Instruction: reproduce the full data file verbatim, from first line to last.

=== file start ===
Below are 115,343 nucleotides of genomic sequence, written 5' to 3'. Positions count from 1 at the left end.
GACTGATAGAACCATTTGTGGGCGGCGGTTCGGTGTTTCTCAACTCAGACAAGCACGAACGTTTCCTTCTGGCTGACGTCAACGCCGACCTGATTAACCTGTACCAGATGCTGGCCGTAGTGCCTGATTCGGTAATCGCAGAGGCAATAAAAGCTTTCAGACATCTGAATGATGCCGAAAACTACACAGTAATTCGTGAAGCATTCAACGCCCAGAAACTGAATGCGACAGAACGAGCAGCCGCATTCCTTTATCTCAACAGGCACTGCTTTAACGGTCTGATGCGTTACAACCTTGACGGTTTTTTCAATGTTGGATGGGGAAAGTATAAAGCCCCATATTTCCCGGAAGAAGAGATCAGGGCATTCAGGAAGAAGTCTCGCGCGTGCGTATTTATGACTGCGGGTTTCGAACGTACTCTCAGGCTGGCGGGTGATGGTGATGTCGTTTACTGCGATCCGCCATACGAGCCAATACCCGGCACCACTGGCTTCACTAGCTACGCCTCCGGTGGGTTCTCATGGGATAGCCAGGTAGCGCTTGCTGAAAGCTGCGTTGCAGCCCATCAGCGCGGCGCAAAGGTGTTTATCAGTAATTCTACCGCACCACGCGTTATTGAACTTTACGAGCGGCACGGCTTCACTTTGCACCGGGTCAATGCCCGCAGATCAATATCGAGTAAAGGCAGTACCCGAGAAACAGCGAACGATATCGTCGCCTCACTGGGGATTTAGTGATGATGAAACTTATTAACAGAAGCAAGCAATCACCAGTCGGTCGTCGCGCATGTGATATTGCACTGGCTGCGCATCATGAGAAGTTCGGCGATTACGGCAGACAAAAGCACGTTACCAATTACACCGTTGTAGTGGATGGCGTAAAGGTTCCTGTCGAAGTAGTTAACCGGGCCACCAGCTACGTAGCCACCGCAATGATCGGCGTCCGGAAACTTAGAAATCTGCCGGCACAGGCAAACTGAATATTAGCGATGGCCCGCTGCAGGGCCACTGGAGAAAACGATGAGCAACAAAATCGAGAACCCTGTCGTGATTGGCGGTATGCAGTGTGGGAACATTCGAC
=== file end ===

Below are 115,343 nucleotides of genomic sequence, written 5' to 3'. Positions count from 1 at the left end.
GACTGATAGAACCATTTGTGGGCGGCGGTTCGGTGTTTCTCAACTCAGACAAGCACGAACGTTTCCTTCTGGCTGACGTCAACGCCGACCTGATTAACCTGTACCAGATGCTGGCCGTAGTGCCTGATTCGGTAATCGCAGAGGCAATAAAAGCTTTCAGACATCTGAATGATGCCGAAAACTACACAGTAATTCGTGAAGCATTCAACGCCCAGAAACTGAATGCGACAGAACGAGCAGCCGCATTCCTTTATCTCAACAGGCACTGCTTTAACGGTCTGATGCGTTACAACCTTGACGGTTTTTTCAATGTTGGATGGGGAAAGTATAAAGCCCCATATTTCCCGGAAGAAGAGATCAGGGCATTCAGGAAGAAGTCTCGCGCGTGCGTATTTATGACTGCGGGTTTCGAACGTACTCTCAGGCTGGCGGGTGATGGTGATGTCGTTTACTGCGATCCGCCATACGAGCCAATACCCGGCACCACTGGCTTCACTAGCTACGCCTCCGGTGGGTTCTCATGGGATAGCCAGGTAGCGCTTGCTGAAAGCTGCGTTGCAGCCCATCAGCGCGGCGCAAAGGTGTTTATCAGTAATTCTACCGCACCACGCGTTATTGAACTTTACGAGCGGCACGGCTTCACTTTGCACCGGGTCAATGCCCGCAGATCAATATCGAGTAAAGGCAGTACCCGAGAAACAGCGAACGATATCGTCGCCTCACTGGGGATTTAGTGATGATGAAACTTATTAACAGAAGCAAGCAATCACCAGTCGGTCGTCGCGCATGTGATATTGCACTGGCTGCGCATCATGAGAAGTTCGGCGATTACGGCAGACAAAAGCACGTTACCAATTACACCGTTGTAGTGGATGGCGTAAAGGTTCCTGTCGAAGTAGTTAACCGGGCCACCAGCTACGTAGCCACCGCAATGATCGGCGTCCGGAAACTTAGAAATCTGCCGGCACAGGCAAACTGAATATTAGCGATGGCCCGCTGCAGGGCCACTGGAGAAAACGATGAGCAACAAAATCGAGAACCCTGTCGTGATTGGCGGTATGCAGTGTGGGAACATTCGAC